What I am trying to say - USSR and FSU were and are very inhomogeneous, and to believe USSR evolved the way it evolved as a result of some conspiracy, aimed at preserving power in the hands of a certain group... is about as justified as to believe in the above-mentioned "Judo-masonic conspiracy"

Clarissa said...

Do you deny that the power in Russia right now belongs to former high-ranking KGB employees and communist party members?

As for the Jewish billionaires, I'm talking about the events of 20 years ago. There was, indeed, a rise in popular anti-semitism at that time. People from Caucasus were of no interest to anybody in 1990. It's a mistake to confuse the early 90ies and today.

Also: my version of what happened with USSR hasn't changed in the least since I emigrated.

V said...

I totally agree that there is a difference between the beginning of 90-ies and now. But in my opinion this fact fits my model better than it fits yours.

Again, I do not deny the existence of antisemitism. There is/was enough antisemitism in the USSR and FSU to make life of the Jews quite uncomfortable and sometimes dangerous. But your "Jews as universal distraction" implies more than that. It implies antisemitism is/was a PREVALENT attitude, so prevalent that presenting the public a couple of Jewish billionaires can be used as universal distraction.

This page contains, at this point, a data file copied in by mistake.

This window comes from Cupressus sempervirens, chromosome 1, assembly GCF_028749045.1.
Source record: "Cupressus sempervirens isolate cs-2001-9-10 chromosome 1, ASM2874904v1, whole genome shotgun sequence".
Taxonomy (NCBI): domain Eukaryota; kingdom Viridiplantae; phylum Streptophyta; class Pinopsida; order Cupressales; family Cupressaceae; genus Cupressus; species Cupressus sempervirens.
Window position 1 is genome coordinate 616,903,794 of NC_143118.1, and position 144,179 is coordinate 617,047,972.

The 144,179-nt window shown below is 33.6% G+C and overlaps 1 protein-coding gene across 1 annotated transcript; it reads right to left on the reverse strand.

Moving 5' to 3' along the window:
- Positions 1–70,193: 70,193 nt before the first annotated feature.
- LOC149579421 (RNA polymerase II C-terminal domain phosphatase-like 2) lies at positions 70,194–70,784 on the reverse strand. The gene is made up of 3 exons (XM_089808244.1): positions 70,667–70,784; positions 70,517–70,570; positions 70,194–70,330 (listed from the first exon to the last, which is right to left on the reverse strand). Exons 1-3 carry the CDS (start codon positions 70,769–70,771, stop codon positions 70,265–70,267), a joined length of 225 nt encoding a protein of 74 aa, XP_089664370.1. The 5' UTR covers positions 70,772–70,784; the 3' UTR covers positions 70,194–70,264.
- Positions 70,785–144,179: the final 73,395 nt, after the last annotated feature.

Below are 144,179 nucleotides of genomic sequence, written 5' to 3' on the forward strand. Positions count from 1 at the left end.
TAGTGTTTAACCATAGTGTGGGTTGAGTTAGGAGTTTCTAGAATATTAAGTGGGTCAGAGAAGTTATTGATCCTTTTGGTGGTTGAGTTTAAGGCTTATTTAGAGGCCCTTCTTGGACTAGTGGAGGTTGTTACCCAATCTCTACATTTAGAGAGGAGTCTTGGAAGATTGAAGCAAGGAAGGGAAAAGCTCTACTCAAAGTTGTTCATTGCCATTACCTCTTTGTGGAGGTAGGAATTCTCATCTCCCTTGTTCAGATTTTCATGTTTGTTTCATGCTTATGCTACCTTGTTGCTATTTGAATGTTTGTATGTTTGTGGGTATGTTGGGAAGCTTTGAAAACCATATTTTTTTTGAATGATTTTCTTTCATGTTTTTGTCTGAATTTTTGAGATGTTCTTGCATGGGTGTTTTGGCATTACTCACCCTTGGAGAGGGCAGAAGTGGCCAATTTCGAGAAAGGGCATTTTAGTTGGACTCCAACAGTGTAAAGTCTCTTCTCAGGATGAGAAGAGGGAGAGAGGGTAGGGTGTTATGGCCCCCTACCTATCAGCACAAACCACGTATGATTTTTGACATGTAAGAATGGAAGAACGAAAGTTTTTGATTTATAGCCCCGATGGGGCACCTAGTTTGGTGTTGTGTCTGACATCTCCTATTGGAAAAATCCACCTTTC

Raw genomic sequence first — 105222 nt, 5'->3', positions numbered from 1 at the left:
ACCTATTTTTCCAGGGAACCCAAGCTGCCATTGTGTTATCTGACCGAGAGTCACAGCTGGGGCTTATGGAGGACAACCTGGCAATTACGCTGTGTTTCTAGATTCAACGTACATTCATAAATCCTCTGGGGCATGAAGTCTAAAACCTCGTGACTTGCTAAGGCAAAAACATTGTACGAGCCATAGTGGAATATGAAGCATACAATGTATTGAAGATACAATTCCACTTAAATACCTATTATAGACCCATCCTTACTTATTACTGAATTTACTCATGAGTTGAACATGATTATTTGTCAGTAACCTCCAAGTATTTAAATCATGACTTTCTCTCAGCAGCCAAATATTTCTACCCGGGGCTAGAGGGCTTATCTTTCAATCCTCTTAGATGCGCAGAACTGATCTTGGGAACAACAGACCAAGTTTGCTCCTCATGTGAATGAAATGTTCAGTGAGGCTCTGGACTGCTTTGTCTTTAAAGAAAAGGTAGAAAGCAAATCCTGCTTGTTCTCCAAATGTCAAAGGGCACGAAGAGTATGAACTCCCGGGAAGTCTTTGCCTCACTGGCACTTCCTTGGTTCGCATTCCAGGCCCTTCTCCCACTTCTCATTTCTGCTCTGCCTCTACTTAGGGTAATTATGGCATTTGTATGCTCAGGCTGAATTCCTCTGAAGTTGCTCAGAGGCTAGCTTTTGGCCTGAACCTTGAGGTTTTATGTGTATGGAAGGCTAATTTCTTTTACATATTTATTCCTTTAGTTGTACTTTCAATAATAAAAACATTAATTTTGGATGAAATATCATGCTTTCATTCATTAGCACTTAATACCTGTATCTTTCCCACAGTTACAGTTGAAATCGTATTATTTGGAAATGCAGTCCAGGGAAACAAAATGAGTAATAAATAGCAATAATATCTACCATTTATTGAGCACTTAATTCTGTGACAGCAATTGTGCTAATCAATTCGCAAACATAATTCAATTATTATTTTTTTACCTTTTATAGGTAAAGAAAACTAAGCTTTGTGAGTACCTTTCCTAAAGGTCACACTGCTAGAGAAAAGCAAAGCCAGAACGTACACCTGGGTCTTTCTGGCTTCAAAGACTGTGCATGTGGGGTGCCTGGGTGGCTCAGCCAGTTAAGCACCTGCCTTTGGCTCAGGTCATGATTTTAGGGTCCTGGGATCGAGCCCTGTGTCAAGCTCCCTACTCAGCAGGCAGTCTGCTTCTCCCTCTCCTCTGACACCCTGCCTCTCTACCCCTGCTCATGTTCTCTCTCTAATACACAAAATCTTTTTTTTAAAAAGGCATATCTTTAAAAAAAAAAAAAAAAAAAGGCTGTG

Returning back to the beginning of my post - the fact that Jews were so easily forgotten in favor of other enemies proves to me that antisemitism was not widespread enough. Again, I stress, I just mean "not enough to be a universal distraction".

Also look at the attitude towards Israel. In Soviet time no day passed without Soviet propaganda telling us something about evil Zionists (spell-checker insists it has to be with capital Z) oppressing poor Palestinians. And it changed after the collapse of the USSR, without much inertia. Now they criticize Israel only when everybody in the West does, and buy military drones from it...

Clarissa said...

My dear friend,when N. told his mother that he'd met a woman and it was very serious, her only question was: "Is she?" After he said I was, there has been almost no contact between all of us.

Xenophobia and racism are very prevalent in Russia and Ukraine. My own mother calls me "a half-breed" on a regular basis. And she's lived with a Jew for 35 years. Anti-semitism in the 80ies was daunting. And in the 90ies it intensified. The Jews of Russia and Ukraine did all they could to help it intensify. However, by the end of the 90ies, most Jews left. Now, there was nobody for the title nations to hate. So they started hating Tadzhiks and Chechens.